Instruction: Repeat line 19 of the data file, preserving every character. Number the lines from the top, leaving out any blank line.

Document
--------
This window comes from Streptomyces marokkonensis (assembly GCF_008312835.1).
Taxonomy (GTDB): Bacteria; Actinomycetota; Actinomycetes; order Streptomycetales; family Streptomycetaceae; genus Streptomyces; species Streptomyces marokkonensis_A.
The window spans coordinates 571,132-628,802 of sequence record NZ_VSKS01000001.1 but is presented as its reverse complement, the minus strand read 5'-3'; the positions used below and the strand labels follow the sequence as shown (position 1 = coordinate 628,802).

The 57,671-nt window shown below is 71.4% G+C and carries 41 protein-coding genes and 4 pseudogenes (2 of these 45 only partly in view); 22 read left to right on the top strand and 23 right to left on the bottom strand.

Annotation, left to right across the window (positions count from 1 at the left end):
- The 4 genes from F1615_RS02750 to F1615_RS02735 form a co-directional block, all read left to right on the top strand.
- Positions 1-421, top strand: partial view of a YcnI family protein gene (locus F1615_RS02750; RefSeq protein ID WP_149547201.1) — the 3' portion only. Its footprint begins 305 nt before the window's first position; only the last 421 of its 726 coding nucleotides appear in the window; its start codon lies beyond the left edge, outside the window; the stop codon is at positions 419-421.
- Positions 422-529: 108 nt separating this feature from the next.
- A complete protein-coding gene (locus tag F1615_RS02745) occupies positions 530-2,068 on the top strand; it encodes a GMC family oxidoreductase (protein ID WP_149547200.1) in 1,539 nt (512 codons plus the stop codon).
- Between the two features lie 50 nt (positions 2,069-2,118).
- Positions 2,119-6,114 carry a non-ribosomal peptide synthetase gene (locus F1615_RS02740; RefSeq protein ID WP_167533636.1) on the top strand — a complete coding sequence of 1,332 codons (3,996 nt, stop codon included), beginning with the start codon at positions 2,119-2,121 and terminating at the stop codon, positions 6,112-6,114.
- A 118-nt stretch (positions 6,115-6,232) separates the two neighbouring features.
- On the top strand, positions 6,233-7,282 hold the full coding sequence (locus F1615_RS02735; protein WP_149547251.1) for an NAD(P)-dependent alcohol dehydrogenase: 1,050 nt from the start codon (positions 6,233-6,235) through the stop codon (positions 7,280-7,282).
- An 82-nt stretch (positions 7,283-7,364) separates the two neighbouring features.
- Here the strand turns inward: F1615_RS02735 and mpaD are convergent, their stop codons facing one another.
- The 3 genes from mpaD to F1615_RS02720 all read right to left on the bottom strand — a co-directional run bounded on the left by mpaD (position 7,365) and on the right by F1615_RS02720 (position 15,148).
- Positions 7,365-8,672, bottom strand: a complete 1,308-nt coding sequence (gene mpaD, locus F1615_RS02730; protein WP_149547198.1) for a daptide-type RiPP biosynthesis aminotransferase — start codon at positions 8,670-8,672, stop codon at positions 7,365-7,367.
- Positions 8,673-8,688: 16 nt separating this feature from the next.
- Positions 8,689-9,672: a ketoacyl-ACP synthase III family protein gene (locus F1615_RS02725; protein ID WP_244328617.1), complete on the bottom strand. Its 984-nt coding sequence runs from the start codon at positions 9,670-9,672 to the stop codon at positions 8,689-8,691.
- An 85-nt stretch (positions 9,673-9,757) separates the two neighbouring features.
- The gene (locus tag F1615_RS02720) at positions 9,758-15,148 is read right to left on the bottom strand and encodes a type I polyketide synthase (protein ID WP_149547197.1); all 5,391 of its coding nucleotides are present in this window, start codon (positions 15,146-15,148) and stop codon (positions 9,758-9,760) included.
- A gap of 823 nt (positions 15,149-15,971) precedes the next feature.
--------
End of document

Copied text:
- Positions 8,689-9,672: a ketoacyl-ACP synthase III family protein gene (locus F1615_RS02725; protein ID WP_244328617.1), complete on the bottom strand. Its 984-nt coding sequence runs from the start codon at positions 9,670-9,672 to the stop codon at positions 8,689-8,691.